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So is 'evangelical Catholic' a religious term or a political term? The honest answer: yes

So is 'evangelical Catholic' a religious term or a political term? The honest answer: yes

After all the the press attention dedicated to Donald Trump's wooing of evangelicals, it's time to get down to what really matters in American politics -- the never-ending battle over Catholics who regularly or semi-regularly visit church pews.

Yes, it helps Democrats if evangelical Protestants are not terribly excited about the GOP nominee and, thus, are more likely to vote with clenched teeth or even to stay home. This time around, Trump has strong supporters among the Religious Right old guard, but he also has strong, strong critics among solid, conservative Christian leaders (as opposed to the small, but press-friendly, world of progressive evangelicals).

But the big game is among Catholic voters. While lapsed and cultural Catholics are solidly in the Democratic Party camp, along with those in the elite "progressive Catholic" camp, the real question is what happens among millions of ordinary Sunday-morning Catholics and the much smaller number of traditional Catholics who are even more dedicated, in terms of participation in daily Mass, Confession and the church's full sacramental life. This is where the true "swing voters" are found. Does Trump have a prayer with those voters? We will see.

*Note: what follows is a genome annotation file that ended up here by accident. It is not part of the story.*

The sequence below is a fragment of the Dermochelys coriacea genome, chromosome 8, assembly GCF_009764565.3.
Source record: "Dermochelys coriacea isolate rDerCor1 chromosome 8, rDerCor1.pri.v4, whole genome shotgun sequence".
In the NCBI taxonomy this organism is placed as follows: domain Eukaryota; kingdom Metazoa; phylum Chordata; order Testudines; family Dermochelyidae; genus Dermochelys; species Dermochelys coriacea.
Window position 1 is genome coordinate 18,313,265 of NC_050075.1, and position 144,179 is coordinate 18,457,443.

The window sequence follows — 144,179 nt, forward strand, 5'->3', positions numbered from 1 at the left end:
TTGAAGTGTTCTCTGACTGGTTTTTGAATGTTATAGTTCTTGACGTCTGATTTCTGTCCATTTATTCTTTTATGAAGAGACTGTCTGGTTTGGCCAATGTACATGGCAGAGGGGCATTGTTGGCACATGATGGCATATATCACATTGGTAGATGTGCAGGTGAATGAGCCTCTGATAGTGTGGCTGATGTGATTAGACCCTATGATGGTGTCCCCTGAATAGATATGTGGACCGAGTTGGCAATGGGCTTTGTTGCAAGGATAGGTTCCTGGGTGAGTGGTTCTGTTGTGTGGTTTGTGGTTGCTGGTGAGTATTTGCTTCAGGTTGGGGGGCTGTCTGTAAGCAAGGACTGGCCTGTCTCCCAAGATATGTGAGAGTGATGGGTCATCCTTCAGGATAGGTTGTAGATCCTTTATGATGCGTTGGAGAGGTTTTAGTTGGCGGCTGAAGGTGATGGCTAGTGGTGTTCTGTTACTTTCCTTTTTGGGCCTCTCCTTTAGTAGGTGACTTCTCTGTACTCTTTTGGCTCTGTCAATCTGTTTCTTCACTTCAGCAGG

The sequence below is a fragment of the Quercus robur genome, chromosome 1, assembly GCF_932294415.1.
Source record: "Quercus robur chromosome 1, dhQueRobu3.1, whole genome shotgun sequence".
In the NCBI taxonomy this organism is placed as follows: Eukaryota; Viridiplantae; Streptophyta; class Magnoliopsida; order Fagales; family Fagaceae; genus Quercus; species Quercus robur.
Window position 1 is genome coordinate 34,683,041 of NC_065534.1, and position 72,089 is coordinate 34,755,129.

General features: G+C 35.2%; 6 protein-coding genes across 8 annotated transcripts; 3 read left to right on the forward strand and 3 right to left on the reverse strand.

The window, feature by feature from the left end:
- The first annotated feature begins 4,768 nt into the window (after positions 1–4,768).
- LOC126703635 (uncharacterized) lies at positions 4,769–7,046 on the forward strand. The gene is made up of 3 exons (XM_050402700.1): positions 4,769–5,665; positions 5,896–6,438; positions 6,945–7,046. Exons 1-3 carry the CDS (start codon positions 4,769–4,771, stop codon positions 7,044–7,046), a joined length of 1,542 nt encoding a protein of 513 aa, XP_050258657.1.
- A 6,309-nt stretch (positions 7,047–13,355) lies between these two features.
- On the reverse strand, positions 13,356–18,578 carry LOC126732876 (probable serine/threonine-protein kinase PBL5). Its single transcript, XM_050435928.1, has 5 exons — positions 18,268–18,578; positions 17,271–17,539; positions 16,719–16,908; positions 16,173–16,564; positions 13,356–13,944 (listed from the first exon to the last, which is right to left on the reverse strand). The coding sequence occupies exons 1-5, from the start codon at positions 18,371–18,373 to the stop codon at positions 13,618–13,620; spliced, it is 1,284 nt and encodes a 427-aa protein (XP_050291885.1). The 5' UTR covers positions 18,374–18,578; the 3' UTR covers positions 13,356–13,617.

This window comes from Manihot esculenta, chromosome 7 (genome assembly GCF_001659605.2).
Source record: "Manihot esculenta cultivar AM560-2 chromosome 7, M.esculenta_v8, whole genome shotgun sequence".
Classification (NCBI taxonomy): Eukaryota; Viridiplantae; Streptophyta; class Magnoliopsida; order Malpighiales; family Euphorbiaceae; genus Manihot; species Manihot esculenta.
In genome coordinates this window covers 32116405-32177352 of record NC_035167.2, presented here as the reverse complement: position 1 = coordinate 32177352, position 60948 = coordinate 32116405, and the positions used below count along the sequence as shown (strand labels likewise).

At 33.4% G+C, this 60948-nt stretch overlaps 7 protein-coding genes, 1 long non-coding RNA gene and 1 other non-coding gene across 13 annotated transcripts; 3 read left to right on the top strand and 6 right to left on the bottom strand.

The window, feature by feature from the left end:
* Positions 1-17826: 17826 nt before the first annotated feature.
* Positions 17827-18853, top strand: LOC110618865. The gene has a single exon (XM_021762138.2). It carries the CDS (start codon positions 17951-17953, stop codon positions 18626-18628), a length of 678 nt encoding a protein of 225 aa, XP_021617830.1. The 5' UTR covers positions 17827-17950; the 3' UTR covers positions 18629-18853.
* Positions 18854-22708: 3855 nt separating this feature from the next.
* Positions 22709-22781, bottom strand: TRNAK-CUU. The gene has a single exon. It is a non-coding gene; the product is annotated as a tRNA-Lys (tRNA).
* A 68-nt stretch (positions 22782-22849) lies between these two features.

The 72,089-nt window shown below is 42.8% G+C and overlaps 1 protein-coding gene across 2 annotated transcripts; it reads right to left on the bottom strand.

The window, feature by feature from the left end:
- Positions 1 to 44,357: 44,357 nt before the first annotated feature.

What does this have to do with the "evangelical Catholic" tag that has been claimed by Gov. Mike Pence, who got the VP nod from Trump? Hang on, because that connection came up during this week's "Crossroads" podcast conversation with host Todd Wilken. Click here to tune that in.